Root growth of containerized lodgepole pine seedlings in response to Ascophyllum nodosum extract application during nursery culture
Vigorous root growth immediately after spring planting is crucial to ensure a well-developed root system before the occurrence of drought events associated with climate change. The objective of this study was to enhance spring root growth of containerized lodgepole pine (Pinus contorta Dougl. var. latifolia Engelm.) seedlings. Seedling culture began in April. In September, seedlings were root drenched with an extract of the brown marine alga Ascophyllum nodosum (L.) Le Jolis in finisher fertilizer at rates of 1:750, 1:500, and 1:250. Finisher fertilizer alone served as control. Applications were made three or six times. Seedling culture continued until lifting in December, and then seedlings were freezer stored. Frequency of application had no effect on root growth, whereas rate of application had a significant effect. Compared with control, the 1:750, 1:500, and 1:250 rates significantly reduced total length of the root system in mid October. After overwintering and growing under favorable environmental conditions for 21 d, the 1:500 rate significantly increased the total number of white roots, as well as the number of both short and long white roots. These results suggest that application of Ascophyllum nodosum extract may be a valuable nursery practice to increase spring root growth, thereby enhancing drought resistance.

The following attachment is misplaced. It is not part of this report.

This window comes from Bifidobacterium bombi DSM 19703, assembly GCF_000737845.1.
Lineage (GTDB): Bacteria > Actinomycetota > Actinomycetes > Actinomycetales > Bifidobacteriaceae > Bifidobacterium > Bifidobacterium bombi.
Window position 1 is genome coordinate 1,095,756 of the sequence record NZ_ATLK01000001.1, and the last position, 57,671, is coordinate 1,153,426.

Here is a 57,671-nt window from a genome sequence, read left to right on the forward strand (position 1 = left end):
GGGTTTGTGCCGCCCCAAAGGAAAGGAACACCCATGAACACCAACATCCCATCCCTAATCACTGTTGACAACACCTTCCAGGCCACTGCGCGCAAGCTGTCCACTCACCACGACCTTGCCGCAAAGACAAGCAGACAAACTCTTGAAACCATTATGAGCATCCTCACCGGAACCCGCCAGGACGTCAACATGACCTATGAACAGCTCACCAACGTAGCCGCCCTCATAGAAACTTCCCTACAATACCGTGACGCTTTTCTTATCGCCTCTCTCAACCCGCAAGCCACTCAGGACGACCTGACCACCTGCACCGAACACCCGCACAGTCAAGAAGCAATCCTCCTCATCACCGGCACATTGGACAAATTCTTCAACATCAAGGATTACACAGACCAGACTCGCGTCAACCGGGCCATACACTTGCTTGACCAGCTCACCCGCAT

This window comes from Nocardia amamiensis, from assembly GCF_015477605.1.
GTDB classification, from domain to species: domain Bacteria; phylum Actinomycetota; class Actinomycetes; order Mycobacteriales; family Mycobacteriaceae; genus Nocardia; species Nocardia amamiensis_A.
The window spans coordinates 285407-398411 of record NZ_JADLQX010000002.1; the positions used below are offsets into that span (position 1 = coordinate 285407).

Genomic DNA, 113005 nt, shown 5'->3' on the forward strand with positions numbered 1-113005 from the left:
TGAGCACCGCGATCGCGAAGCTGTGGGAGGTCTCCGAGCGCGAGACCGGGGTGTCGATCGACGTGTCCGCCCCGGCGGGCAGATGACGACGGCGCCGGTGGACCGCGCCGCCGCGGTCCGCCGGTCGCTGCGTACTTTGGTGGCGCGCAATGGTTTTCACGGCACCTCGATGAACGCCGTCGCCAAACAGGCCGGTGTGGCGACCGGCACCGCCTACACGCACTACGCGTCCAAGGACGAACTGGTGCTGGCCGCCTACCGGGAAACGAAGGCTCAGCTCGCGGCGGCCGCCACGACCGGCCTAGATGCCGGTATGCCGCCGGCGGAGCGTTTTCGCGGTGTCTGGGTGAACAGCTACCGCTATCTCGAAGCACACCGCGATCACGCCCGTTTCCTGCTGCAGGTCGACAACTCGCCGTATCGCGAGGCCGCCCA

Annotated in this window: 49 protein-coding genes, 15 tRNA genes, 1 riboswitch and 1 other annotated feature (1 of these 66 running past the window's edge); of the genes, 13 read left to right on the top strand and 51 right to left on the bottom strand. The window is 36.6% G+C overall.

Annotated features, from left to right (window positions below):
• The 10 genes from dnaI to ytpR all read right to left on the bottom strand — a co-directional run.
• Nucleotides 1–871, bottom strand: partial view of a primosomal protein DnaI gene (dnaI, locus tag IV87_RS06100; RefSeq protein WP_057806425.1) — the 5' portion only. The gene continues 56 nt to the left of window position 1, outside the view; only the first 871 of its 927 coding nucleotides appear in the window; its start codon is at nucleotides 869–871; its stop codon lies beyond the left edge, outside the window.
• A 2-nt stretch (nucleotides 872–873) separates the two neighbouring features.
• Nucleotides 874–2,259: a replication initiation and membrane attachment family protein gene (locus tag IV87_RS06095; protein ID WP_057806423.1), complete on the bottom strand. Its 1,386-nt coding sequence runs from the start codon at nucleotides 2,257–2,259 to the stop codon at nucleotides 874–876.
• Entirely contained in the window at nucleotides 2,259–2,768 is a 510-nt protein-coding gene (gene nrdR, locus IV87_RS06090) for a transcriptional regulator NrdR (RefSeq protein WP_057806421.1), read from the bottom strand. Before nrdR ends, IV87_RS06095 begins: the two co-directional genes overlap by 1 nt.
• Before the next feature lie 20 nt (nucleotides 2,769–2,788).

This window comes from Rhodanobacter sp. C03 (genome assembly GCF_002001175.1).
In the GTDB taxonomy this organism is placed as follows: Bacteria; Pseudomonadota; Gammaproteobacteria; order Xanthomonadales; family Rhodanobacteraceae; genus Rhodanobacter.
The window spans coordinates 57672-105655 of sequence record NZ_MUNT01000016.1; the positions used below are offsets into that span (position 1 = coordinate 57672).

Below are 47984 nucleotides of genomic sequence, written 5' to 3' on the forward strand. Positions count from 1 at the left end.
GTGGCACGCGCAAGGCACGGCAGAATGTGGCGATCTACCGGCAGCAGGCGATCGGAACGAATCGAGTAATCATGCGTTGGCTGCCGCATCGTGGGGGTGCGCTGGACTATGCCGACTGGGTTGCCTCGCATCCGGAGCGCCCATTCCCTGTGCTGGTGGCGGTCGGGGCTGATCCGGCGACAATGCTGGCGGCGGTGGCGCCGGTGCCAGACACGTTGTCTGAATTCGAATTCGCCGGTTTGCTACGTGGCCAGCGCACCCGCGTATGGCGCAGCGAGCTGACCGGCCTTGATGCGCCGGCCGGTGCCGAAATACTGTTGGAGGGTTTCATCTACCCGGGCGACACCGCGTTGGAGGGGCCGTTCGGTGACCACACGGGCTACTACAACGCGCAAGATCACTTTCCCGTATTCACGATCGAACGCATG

Joanne E. MacDonald, Jen Hacking, Yuhui Weng, Jeff Norrie
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